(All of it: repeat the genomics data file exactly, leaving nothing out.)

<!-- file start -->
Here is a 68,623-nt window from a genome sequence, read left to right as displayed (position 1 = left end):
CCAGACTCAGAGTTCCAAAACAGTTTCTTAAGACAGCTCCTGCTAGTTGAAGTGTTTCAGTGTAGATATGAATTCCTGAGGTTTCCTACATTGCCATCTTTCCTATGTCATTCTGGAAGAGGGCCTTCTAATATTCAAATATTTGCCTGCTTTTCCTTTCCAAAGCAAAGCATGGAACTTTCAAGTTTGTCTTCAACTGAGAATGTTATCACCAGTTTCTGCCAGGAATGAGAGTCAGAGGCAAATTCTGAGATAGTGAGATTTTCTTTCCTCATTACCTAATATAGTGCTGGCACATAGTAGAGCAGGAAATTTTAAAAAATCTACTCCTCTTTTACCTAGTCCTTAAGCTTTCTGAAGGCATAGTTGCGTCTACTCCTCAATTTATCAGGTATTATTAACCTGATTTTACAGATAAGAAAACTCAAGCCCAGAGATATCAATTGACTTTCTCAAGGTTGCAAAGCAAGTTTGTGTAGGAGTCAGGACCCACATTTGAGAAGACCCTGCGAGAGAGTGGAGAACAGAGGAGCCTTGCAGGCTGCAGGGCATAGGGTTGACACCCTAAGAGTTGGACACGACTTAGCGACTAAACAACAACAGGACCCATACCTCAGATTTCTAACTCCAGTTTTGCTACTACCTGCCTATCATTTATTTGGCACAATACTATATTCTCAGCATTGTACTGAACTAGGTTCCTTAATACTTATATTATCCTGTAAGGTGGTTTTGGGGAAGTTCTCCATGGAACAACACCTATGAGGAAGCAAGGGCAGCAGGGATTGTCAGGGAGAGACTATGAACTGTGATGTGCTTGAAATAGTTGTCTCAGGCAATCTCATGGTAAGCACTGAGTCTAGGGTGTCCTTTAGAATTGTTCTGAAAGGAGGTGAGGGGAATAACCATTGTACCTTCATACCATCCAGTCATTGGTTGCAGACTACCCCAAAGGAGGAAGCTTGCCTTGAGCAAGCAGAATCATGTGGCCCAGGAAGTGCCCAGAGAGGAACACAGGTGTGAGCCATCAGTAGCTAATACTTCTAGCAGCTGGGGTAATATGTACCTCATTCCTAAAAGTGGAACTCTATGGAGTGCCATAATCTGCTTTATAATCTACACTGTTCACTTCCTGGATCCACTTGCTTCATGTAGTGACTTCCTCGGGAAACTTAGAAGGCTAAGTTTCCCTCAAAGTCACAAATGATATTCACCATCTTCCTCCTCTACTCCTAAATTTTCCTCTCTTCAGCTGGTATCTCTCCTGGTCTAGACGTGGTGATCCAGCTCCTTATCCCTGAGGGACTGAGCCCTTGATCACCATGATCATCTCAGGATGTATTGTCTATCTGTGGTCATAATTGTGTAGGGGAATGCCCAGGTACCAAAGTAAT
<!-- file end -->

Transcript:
Here is a 68,623-nt window from a genome sequence, read left to right as displayed (position 1 = left end):
CCAGACTCAGAGTTCCAAAACAGTTTCTTAAGACAGCTCCTGCTAGTTGAAGTGTTTCAGTGTAGATATGAATTCCTGAGGTTTCCTACATTGCCATCTTTCCTATGTCATTCTGGAAGAGGGCCTTCTAATATTCAAATATTTGCCTGCTTTTCCTTTCCAAAGCAAAGCATGGAACTTTCAAGTTTGTCTTCAACTGAGAATGTTATCACCAGTTTCTGCCAGGAATGAGAGTCAGAGGCAAATTCTGAGATAGTGAGATTTTCTTTCCTCATTACCTAATATAGTGCTGGCACATAGTAGAGCAGGAAATTTTAAAAAATCTACTCCTCTTTTACCTAGTCCTTAAGCTTTCTGAAGGCATAGTTGCGTCTACTCCTCAATTTATCAGGTATTATTAACCTGATTTTACAGATAAGAAAACTCAAGCCCAGAGATATCAATTGACTTTCTCAAGGTTGCAAAGCAAGTTTGTGTAGGAGTCAGGACCCACATTTGAGAAGACCCTGCGAGAGAGTGGAGAACAGAGGAGCCTTGCAGGCTGCAGGGCATAGGGTTGACACCCTAAGAGTTGGACACGACTTAGCGACTAAACAACAACAGGACCCATACCTCAGATTTCTAACTCCAGTTTTGCTACTACCTGCCTATCATTTATTTGGCACAATACTATATTCTCAGCATTGTACTGAACTAGGTTCCTTAATACTTATATTATCCTGTAAGGTGGTTTTGGGGAAGTTCTCCATGGAACAACACCTATGAGGAAGCAAGGGCAGCAGGGATTGTCAGGGAGAGACTATGAACTGTGATGTGCTTGAAATAGTTGTCTCAGGCAATCTCATGGTAAGCACTGAGTCTAGGGTGTCCTTTAGAATTGTTCTGAAAGGAGGTGAGGGGAATAACCATTGTACCTTCATACCATCCAGTCATTGGTTGCAGACTACCCCAAAGGAGGAAGCTTGCCTTGAGCAAGCAGAATCATGTGGCCCAGGAAGTGCCCAGAGAGGAACACAGGTGTGAGCCATCAGTAGCTAATACTTCTAGCAGCTGGGGTAATATGTACCTCATTCCTAAAAGTGGAACTCTATGGAGTGCCATAATCTGCTTTATAATCTACACTGTTCACTTCCTGGATCCACTTGCTTCATGTAGTGACTTCCTCGGGAAACTTAGAAGGCTAAGTTTCCCTCAAAGTCACAAATGATATTCACCATCTTCCTCCTCTACTCCTAAATTTTCCTCTCTTCAGCTGGTATCTCTCCTGGTCTAGACGTGGTGATCCAGCTCCTTATCCCTGAGGGACTGAGCCCTTGATCACCATGATCATCTCAGGATGTATTGTCTATCTGTGGTCATAATTGTGTAGGGGAATGCCCAGGTACCAAAGTAAT